As mentioned in last week’s column a re-enactment of the old Nova Scotia pony express run of 1849 will take place in early autumn. Thanks to Ivan Smith of Canning, I have an update about the events that will take place to mark the pony express anniversary.

The celebration will involve numerous communities and organizations throughout the Annapolis Valley. The re-enactment of the run will see riders galloping through the Valley along #1 highway, which was part of the original route. As I mentioned, the organizers of the anniversary hope to include a proclamation from Queen Elisabeth, which will be carried by the riders participating in the re-enactment.

To give you an overview of the re-enactment and to answer questions you may have about the short-lived pony express, extracts follow from the update received from Mr. Smith.

Why a pony express in Nova Scotia in 1849? “The Associated Press (AP) had been formed in 1848 by six leading New York newspapers to pool their efforts in speeding international news, and had invested significantly in the extension of the telegraph from the U.S. to Saint John, New Brunswick. The challenge was to get the dispatches from the docks of Halifax to the telegraph office in Saint John in the least possible time. The answer: To run a ‘pony express’ overland to Victoria Beach on the Bay of Fundy and carry dispatches on a fast chartered steamboat to Saint John.”

The Celebration: “The Pony Express Sesquicentennial Committee has been formed to celebrate the 150th anniversary of this colorful event. A number of municipalities and historical organizations are represented along the route. Celebrations are expected at the dockside when the Cunard liner Queen Elizabeth 11 docks at Halifax on the 28th of September.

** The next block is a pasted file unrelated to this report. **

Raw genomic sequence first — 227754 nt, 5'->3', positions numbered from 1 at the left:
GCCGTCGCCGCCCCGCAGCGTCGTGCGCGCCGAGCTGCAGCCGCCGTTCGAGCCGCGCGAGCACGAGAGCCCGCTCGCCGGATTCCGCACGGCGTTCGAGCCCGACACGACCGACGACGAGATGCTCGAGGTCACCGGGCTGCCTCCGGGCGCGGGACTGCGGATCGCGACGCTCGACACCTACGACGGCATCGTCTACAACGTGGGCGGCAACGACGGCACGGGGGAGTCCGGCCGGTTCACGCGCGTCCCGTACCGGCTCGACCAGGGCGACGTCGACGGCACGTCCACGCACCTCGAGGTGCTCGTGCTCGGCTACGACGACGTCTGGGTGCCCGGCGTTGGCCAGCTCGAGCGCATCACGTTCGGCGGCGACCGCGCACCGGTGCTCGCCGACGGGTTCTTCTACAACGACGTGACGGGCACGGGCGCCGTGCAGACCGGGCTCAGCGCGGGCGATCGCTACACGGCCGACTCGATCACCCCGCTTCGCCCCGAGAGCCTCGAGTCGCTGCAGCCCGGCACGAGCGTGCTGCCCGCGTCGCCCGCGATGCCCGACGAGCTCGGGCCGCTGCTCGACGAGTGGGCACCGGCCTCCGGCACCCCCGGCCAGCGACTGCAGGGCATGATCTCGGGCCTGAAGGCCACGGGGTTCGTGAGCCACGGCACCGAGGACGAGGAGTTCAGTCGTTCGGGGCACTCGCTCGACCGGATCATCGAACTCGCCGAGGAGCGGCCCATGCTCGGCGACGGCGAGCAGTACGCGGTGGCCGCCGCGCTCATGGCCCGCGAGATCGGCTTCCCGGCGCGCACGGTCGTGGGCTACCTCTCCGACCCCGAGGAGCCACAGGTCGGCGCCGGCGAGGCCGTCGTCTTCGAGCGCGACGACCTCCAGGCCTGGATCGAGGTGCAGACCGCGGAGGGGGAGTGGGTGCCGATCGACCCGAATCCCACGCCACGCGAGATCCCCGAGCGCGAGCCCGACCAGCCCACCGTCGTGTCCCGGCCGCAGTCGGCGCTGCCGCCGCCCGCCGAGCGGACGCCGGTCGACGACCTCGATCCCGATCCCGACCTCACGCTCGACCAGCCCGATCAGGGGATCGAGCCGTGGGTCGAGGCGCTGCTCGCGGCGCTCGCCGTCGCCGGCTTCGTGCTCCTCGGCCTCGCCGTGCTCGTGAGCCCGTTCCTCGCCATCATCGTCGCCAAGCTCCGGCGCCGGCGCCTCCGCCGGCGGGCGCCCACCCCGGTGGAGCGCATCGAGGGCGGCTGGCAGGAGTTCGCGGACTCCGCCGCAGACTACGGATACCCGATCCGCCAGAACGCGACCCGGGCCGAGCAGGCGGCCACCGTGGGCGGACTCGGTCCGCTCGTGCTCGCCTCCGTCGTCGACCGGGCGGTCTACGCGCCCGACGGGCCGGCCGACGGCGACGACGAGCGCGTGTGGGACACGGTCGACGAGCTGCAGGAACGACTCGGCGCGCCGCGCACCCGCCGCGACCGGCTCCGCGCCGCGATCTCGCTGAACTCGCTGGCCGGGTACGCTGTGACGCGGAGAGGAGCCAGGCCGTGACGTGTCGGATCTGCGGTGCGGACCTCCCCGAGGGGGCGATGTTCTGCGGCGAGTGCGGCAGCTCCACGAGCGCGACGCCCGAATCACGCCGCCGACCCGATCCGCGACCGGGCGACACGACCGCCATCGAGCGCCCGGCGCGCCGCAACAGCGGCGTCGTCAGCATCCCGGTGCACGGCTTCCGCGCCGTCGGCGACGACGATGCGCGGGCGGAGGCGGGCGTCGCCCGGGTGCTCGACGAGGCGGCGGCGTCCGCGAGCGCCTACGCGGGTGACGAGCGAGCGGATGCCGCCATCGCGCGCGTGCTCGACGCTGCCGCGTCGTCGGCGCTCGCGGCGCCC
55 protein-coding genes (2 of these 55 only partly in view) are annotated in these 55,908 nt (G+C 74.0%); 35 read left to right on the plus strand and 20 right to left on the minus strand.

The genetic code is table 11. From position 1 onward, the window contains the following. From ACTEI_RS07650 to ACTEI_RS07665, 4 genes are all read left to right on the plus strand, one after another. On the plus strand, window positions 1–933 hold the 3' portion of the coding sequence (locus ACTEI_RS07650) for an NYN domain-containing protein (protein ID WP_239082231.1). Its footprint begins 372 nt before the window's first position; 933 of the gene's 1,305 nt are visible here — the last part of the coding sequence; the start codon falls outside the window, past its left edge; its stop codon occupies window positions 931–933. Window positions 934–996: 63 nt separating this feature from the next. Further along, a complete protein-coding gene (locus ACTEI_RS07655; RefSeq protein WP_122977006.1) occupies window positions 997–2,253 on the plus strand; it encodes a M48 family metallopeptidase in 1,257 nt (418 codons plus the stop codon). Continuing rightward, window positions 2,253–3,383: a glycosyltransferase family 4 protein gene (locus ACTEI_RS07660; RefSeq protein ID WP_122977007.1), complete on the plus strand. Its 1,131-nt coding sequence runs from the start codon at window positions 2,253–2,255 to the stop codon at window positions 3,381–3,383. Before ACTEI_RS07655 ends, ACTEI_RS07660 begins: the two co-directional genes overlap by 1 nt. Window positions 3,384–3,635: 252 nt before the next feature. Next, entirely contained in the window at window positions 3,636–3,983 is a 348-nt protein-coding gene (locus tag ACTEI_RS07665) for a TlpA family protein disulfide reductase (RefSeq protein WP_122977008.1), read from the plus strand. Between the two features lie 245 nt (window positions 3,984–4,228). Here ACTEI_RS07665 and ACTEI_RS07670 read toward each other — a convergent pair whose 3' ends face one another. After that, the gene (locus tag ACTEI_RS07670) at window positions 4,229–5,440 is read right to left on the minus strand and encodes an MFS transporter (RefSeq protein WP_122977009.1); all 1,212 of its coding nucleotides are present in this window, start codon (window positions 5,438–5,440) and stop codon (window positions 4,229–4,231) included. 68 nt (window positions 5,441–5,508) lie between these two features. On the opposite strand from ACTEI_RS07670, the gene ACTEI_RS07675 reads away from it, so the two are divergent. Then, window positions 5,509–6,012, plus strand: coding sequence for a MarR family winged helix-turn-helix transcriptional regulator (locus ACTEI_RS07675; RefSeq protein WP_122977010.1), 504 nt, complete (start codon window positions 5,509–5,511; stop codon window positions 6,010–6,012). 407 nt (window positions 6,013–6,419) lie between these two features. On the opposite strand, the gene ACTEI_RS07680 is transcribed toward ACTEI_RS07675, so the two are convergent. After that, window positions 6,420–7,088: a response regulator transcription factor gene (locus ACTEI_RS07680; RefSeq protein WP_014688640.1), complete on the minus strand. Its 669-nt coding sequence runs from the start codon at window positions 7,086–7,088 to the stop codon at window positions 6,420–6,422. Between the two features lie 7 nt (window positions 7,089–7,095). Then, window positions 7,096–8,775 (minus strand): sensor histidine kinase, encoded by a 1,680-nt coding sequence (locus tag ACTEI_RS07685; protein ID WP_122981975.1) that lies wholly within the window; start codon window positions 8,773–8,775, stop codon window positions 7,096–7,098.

“A total of around 12 celebrations will occur along the historical route, with Hants County celebrating on the 30th, Kings County on the 1st of October, and Annapolis County on the 2nd of October. Town Criers will read messages and proclamations, (and) there will be historical exhibits.

“A highlight of the celebration will be a re-enactment run by horses and riders over the entire 144 mile route, with stops at various scheduled ceremonies. The accent throughout will be a safe run.”

The original Pony express run: “The route was along the old Post Road, roughly the route of Highway 1 today. The AP paid the then enormous sum of US$1000 for each of the 20 runs. The service started on the 21st of February 1849 and ended on the 15th of November 1849 when the telegraph was completed from Saint John to Halifax.

“The horses were the finest available and the run was made at high speed day and night. The 144 miles were covered by a relay of two riders, changing in Kentville, on a total of 12 horses for each run. The average time was eight hours for the run, so each rider covered about 72 miles in just four hours. For comparison, the Halifax-Victoria Beach trip takes around three hours by car today, using high speeds and limited access roads such as the 101.”

That the runs were made “night and day” made it a hazardous undertaking and the rider on the pony express had many mishaps. From the press release: “Horse and rider were lucky another time. A rider at night was astonished when his horse gave a mighty leap (of 18 feet) while crossing a stream at Lower Horton. What the horse had seen, and the rider had not, was that the swing bridge was not in place that night.”

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